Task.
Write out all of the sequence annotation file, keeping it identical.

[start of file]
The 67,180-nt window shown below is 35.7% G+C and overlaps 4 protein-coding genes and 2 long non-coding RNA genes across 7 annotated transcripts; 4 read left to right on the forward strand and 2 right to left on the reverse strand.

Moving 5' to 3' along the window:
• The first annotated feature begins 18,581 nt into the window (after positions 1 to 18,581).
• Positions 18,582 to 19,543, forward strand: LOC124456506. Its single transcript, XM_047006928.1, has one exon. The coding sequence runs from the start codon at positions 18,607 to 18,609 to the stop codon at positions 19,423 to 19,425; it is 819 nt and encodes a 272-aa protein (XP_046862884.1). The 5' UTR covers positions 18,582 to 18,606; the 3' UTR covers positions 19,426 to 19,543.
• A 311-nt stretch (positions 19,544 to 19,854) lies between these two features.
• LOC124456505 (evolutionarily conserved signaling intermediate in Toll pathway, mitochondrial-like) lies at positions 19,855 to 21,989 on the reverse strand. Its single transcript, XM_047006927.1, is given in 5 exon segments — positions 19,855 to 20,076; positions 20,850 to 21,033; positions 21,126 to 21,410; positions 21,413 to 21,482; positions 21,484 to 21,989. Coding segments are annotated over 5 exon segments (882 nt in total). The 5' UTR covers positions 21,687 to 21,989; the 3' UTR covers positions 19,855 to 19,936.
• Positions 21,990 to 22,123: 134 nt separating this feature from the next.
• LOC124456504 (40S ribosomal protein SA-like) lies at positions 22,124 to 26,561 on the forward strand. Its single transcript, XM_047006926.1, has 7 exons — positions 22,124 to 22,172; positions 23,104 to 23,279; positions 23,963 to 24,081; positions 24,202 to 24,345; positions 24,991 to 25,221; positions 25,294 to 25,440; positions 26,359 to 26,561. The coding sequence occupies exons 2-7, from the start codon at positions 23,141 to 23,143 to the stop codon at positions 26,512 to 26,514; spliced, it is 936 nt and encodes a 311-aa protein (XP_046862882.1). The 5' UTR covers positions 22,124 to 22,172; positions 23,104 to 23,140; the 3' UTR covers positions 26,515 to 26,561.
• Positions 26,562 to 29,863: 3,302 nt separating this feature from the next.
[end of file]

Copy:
The 67,180-nt window shown below is 35.7% G+C and overlaps 4 protein-coding genes and 2 long non-coding RNA genes across 7 annotated transcripts; 4 read left to right on the forward strand and 2 right to left on the reverse strand.

Moving 5' to 3' along the window:
• The first annotated feature begins 18,581 nt into the window (after positions 1 to 18,581).
• Positions 18,582 to 19,543, forward strand: LOC124456506. Its single transcript, XM_047006928.1, has one exon. The coding sequence runs from the start codon at positions 18,607 to 18,609 to the stop codon at positions 19,423 to 19,425; it is 819 nt and encodes a 272-aa protein (XP_046862884.1). The 5' UTR covers positions 18,582 to 18,606; the 3' UTR covers positions 19,426 to 19,543.
• A 311-nt stretch (positions 19,544 to 19,854) lies between these two features.
• LOC124456505 (evolutionarily conserved signaling intermediate in Toll pathway, mitochondrial-like) lies at positions 19,855 to 21,989 on the reverse strand. Its single transcript, XM_047006927.1, is given in 5 exon segments — positions 19,855 to 20,076; positions 20,850 to 21,033; positions 21,126 to 21,410; positions 21,413 to 21,482; positions 21,484 to 21,989. Coding segments are annotated over 5 exon segments (882 nt in total). The 5' UTR covers positions 21,687 to 21,989; the 3' UTR covers positions 19,855 to 19,936.
• Positions 21,990 to 22,123: 134 nt separating this feature from the next.
• LOC124456504 (40S ribosomal protein SA-like) lies at positions 22,124 to 26,561 on the forward strand. Its single transcript, XM_047006926.1, has 7 exons — positions 22,124 to 22,172; positions 23,104 to 23,279; positions 23,963 to 24,081; positions 24,202 to 24,345; positions 24,991 to 25,221; positions 25,294 to 25,440; positions 26,359 to 26,561. The coding sequence occupies exons 2-7, from the start codon at positions 23,141 to 23,143 to the stop codon at positions 26,512 to 26,514; spliced, it is 936 nt and encodes a 311-aa protein (XP_046862882.1). The 5' UTR covers positions 22,124 to 22,172; positions 23,104 to 23,140; the 3' UTR covers positions 26,515 to 26,561.
• Positions 26,562 to 29,863: 3,302 nt separating this feature from the next.